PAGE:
Chapter four covers irregular migration. It emphasizes that 85 to 90 percent of international migration is legal, and that some unauthorized migration occurs because migrant-sending and ?receiving countries do not open sufficient legal channels. The chapter lays out a ten-step process to deal with irregular migration, beginning with better data and regularization and ending with partnerships and cooperation. As with labor mobility, the chapter asserts that guest worker programs can reduce irregular migration: "Establishing legal work programs or increasing the number and types of work permits issued can provide an alternative to irregular migration for some migrants." (p37).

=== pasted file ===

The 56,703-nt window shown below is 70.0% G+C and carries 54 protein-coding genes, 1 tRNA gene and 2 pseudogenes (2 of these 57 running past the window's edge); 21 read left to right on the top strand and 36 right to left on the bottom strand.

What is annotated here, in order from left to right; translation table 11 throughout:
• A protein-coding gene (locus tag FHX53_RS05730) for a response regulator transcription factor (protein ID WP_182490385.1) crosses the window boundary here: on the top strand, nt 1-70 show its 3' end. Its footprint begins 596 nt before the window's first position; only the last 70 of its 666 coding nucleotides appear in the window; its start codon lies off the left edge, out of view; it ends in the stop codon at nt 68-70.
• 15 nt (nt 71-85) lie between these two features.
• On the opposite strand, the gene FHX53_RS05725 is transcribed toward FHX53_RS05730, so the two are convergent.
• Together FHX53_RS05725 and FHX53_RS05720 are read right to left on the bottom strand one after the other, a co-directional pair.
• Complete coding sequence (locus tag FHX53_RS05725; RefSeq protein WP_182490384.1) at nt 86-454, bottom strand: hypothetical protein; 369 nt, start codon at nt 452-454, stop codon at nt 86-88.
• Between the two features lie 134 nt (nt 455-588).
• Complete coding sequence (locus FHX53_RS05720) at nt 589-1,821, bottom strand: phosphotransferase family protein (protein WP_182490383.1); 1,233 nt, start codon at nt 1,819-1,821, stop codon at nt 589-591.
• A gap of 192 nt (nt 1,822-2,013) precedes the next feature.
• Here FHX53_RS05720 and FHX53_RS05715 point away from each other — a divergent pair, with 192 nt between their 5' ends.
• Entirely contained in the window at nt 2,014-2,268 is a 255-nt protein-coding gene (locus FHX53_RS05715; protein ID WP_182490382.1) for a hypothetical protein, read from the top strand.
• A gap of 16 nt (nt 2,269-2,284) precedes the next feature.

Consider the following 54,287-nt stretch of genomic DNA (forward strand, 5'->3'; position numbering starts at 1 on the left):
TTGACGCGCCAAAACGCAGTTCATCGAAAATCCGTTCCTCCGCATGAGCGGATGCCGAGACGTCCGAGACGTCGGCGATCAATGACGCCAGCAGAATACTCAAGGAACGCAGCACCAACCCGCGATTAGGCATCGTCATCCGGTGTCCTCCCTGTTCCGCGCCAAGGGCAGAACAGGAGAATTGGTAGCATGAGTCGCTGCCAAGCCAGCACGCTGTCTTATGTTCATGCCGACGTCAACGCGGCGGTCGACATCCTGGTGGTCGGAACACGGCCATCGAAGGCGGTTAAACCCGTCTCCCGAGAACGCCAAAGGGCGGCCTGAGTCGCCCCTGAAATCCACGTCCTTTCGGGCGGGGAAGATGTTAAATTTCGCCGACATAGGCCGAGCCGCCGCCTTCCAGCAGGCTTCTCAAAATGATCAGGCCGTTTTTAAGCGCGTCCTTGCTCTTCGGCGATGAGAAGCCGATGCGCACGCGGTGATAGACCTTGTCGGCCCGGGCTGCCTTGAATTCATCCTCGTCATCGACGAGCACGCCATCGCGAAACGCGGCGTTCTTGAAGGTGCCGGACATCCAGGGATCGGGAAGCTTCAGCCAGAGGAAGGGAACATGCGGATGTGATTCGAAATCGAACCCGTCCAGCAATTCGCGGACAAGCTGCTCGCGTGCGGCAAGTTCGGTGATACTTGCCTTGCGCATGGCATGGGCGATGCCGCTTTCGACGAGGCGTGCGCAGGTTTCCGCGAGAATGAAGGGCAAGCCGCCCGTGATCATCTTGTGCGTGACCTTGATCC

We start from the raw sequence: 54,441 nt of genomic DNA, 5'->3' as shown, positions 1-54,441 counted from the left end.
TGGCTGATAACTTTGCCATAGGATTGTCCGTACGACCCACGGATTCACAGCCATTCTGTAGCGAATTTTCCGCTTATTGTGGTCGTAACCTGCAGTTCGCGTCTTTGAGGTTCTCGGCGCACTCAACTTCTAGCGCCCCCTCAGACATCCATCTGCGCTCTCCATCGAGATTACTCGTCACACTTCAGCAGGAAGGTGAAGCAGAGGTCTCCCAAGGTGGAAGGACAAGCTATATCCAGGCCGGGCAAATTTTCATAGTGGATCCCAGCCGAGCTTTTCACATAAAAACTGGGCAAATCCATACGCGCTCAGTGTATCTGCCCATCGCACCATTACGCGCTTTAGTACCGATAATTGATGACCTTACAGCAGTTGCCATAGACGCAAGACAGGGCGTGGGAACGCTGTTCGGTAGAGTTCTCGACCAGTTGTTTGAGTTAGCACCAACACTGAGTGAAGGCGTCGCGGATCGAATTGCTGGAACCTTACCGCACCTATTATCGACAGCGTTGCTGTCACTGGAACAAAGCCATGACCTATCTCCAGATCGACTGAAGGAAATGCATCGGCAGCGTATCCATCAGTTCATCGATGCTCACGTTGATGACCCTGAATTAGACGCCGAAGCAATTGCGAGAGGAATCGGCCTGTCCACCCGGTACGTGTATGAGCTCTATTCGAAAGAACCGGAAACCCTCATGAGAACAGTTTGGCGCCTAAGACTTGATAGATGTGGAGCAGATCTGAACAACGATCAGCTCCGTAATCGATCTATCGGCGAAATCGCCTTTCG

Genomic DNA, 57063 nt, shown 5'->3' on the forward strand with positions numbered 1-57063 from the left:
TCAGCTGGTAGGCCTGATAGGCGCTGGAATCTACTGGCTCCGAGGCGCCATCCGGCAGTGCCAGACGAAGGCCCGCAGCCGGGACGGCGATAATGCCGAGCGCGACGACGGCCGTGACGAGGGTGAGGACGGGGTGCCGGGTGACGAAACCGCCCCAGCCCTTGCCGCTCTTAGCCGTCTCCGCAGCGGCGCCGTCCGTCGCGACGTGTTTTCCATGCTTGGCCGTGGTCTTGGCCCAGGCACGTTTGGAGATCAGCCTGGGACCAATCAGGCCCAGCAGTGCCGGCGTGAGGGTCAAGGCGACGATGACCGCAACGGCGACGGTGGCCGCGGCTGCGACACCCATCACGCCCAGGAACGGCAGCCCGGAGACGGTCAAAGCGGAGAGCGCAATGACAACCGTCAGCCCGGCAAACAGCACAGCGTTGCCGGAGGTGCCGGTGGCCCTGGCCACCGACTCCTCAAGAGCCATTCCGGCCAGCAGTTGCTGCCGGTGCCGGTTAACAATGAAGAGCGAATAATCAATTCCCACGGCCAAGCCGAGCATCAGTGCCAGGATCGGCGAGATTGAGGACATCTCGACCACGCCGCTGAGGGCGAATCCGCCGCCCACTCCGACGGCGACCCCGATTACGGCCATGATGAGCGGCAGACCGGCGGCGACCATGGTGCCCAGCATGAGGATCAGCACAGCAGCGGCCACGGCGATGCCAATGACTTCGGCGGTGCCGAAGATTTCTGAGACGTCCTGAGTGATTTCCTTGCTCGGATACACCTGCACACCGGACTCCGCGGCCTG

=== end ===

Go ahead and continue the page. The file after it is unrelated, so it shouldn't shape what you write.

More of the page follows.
Chapter five deals with migration and development. It recommends that migrant-sending governments include migration in their development plans (many governments use the level of formal remittances as a shorthand measure of the benefits of international migration) and grant special privileges to citizens who remit and invest. Governments can create links to their diasporas abroad to encourage trade and investment links. A major recommendation is to promote circular migration, defined by the GFMD in 2007 as "the fluid movement of people between countries?linked to labor needs of countries of origin and destination, can be beneficial to all involved." (p53) It is not yet clear whether, after creating the data bases to match local workers and jobs, and negotiating circular mobility agreements, the resulting remittances and development impact justify the high upfront investments.